Prison Alcatraz

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The infamous prison Alcatraz housed many prisoners like Al Capone. The rumors and mysteries surounding the, now abandon, building. The long and dark history started in 1775.

In the year 1775, Spanish explorer Juan Manuel de Ayala mapped and named rugged Alcatraz Island, granting it the name “La Isla de los Alcatraces”, or “Island of the Pelicans”, due to its large population of sea birds. Seventy-five years later, in 1850, President Millard Fillmore signed an order reserving the island for military use. During the 1850s, a fortress was constructed on Alcatraz and some 100 cannons were installed around the island to protect San Francisco Bay. Also during this time, Alcatraz became home to the West Coast’s first operational lighthouse.
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The Federal Bureau of Prisons reports that of these would-be escapees, 23 were captured, six were shot and killed during their attempted getaways, two drowned and five went missing and were presumed drowned.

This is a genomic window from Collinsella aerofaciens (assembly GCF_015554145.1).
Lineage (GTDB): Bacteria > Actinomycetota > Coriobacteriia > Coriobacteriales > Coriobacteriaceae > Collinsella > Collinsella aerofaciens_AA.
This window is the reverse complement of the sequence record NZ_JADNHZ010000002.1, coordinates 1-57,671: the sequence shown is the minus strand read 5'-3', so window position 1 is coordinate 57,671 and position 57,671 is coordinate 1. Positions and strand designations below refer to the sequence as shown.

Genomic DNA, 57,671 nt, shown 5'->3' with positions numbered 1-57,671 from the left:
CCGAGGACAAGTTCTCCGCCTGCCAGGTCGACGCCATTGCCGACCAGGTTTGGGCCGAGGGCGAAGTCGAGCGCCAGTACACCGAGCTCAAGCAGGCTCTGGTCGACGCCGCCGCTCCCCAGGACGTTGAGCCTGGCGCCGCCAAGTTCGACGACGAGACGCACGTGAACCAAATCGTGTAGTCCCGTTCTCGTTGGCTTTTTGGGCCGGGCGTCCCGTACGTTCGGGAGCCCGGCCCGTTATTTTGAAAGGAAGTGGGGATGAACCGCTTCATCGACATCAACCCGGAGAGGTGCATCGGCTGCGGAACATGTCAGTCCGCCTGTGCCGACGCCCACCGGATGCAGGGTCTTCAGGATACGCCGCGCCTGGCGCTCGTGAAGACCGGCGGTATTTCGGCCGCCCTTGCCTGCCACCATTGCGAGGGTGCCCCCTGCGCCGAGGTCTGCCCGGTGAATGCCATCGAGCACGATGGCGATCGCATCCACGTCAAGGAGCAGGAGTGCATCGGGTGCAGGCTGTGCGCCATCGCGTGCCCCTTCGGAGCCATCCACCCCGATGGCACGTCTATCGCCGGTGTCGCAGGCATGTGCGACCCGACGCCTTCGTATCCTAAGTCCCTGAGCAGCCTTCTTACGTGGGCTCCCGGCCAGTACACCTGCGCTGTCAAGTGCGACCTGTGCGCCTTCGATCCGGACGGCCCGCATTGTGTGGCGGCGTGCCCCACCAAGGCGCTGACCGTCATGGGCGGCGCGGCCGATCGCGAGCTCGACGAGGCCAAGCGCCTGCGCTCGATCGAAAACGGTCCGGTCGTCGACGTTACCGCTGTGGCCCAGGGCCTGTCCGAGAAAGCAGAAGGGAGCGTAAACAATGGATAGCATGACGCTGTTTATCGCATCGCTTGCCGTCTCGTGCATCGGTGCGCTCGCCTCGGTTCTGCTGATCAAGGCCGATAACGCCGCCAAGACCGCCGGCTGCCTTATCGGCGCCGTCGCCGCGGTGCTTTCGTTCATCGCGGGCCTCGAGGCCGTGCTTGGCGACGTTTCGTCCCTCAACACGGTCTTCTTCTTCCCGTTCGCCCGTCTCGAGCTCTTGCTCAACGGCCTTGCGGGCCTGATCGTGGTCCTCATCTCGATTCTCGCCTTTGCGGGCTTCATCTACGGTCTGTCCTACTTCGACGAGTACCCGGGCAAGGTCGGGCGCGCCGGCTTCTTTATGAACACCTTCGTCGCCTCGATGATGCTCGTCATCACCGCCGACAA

The most famous escape attempt resulted in a battle, from May 2 to May 4, 1946, in which six prisoners overpowered cellhouse officers and were able to gain access to weapons, but not the keys needed to leave the prison. In the ensuing battle, the prisoners killed two correctional officers and injured 18 others. The U.S. Marines were called in, and the battle ended with the deaths of three of the rogue inmates and the trial of the three others, two of whom received the death penalty for their
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(The prison’s island location meant all food and supplies had to be shipped in, at great expense.) Furthermore, the isolated island buildings were beginning to crumble due to exposure to the salty sea air. During nearly three decades of operation, Alcatraz housed a total of 1,576 men.

In 1969, a group of Native Americans led by Mohawk activist Richard Oakes (1942-72) arrived on Alcatraz Island and claimed the land on behalf of “Indians of All Tribes.” The activists hoped to establish a university and a museum on the island. Oakes left Alcatraz following the death there of his stepdaughter in 1970, and the remaining occupiers, whose ranks had become increasingly contentious and divided, were removed by order of President Richard M. Nixon in 1971. The island became part of the Golden Gate National Recreation Area in 1972 and was opened to the public a year later. Today, some 1 million tourists visit Alcatraz every
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